Otacon makes a point of ridiculing the CD system of the first game when he asks you to change discs before remembering that the game is on Blu-Ray and there’s no need yet the irony of this very statement is lost on him. We lose one inconvenience and have it replaced with another: installs. It would actually be quicker to change discs than re-install game assets at the start of every Act and the fact that Konami made a point of asking reviewers in advance not to mention this is ridiculous. It may not affect many people’s enjoyment of the game but when Sony feel arrogant enough to proclaim the wonders of their system while dismissing the flaws in such a blasé manner, I can’t let it go.

Now I delve into a part of the game that I will agree is completely subjective but humour me for a moment. When you have invested so much in these characters over the years, you expect a lot in return and this is the area where I felt Kojima succeeded the least. There were hints early on which lead me to be hopeful. In fact, I’ll admit I’m being harsh as it was only until the last act that those hopes were crushed. The plot and characterisation kept me playing and credit is deserved for that as is so much praise. But that has all been given by thousands of players and hundreds of reviewers already. I’m here to deal with the faults which seemed to escape so many.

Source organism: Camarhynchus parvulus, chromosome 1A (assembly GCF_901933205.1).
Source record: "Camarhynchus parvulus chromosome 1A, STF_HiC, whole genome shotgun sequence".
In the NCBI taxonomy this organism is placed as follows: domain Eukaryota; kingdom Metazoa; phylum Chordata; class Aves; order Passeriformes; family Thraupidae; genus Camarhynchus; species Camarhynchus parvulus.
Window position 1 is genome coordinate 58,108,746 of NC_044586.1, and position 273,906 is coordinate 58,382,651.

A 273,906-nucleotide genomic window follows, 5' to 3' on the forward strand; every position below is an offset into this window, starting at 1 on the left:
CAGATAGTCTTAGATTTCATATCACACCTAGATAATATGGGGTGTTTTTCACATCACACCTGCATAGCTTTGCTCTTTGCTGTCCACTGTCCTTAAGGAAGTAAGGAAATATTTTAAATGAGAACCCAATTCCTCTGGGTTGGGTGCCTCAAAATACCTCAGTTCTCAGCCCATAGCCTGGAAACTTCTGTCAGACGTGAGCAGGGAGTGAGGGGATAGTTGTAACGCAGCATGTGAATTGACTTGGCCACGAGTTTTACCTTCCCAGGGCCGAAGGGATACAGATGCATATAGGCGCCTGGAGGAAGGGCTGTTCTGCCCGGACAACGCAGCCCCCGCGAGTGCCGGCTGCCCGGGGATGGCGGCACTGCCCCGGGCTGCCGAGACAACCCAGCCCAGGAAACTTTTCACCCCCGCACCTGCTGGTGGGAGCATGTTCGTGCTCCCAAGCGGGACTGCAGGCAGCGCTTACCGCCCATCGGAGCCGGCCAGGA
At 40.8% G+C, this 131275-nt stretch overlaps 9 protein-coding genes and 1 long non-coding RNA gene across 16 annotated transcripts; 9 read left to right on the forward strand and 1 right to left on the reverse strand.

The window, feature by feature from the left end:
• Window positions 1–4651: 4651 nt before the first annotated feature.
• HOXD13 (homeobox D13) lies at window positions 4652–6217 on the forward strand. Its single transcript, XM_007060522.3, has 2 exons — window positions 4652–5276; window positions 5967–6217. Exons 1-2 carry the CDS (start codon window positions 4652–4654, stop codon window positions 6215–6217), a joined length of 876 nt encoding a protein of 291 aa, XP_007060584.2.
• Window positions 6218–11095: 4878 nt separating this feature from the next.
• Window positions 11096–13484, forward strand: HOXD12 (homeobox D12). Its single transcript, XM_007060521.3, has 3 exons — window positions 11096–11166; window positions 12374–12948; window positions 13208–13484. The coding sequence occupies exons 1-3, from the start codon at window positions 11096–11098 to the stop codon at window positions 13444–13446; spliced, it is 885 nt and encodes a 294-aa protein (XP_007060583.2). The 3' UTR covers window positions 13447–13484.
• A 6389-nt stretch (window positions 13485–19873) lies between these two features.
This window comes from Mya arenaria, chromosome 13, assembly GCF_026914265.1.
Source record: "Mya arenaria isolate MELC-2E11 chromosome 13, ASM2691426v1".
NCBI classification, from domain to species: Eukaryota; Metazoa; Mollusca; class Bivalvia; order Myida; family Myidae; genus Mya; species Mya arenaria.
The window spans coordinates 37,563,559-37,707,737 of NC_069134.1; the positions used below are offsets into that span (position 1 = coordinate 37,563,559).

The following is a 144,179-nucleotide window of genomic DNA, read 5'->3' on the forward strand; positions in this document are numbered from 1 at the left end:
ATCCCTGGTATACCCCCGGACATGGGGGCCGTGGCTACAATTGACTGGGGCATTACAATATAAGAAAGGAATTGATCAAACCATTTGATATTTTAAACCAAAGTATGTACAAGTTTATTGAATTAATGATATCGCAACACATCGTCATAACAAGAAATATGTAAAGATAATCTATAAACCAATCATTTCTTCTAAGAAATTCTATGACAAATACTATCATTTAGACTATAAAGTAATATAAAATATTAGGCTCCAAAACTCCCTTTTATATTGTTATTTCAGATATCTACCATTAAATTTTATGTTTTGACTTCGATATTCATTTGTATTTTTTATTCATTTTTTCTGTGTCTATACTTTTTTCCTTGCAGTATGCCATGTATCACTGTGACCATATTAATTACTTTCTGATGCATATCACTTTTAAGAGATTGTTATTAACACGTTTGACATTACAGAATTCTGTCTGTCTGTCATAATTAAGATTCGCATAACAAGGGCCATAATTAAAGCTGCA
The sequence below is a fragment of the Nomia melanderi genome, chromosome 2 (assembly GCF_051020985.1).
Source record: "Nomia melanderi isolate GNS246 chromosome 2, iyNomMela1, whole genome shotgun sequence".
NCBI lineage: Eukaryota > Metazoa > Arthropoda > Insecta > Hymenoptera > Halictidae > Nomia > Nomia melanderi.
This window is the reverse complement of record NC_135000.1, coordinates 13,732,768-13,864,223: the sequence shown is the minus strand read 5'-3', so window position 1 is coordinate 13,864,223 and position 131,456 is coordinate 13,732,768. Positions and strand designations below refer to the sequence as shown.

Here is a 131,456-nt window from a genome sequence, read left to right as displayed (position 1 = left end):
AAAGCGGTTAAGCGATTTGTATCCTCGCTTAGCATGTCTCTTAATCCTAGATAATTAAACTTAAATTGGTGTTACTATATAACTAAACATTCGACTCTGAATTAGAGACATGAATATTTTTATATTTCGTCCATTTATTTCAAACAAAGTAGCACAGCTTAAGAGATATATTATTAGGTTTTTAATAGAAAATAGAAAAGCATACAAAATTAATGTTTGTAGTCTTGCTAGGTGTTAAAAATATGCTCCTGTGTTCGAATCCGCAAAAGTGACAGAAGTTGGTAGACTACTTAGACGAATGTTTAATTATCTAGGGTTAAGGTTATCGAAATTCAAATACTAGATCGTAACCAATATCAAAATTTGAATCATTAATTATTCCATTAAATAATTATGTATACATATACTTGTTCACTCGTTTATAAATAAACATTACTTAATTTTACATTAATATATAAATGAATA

When Meryl launched her first verbal tirade against her uncle, I was shocked. Not just for her pain but because the Colonel I’d known for so long was no longer merely this commanding authority figure. He had flaws and vices just like the rest of us. This infidelity (whether you see it as Rose’s or Campbell’s to his own daughter) made him one of the most interesting characters I’d come across in a videogame for a long time. He was given so much character that it hurt all the more when it was then stripped away at the end. For the greatest problem with cherishing something is fear of losing that which you hold most dear. Kojima’s fairy tale ending for all made me feel as though he’d betrayed his artistic vision. It not only wiped the slate clean for the Colonel but cleansed him of all his personality and interest. While this part of the plot felt unrealistic to me, what I felt to be worse was the ethical questionability of Raiden’s epilogue; one which disallowed a crippled man to go on living with his disability. Which reconstructed his entire body and family. For someone with friends who were born without a limb or lost one during their lives, I found no solace in his happy Hollywood ending.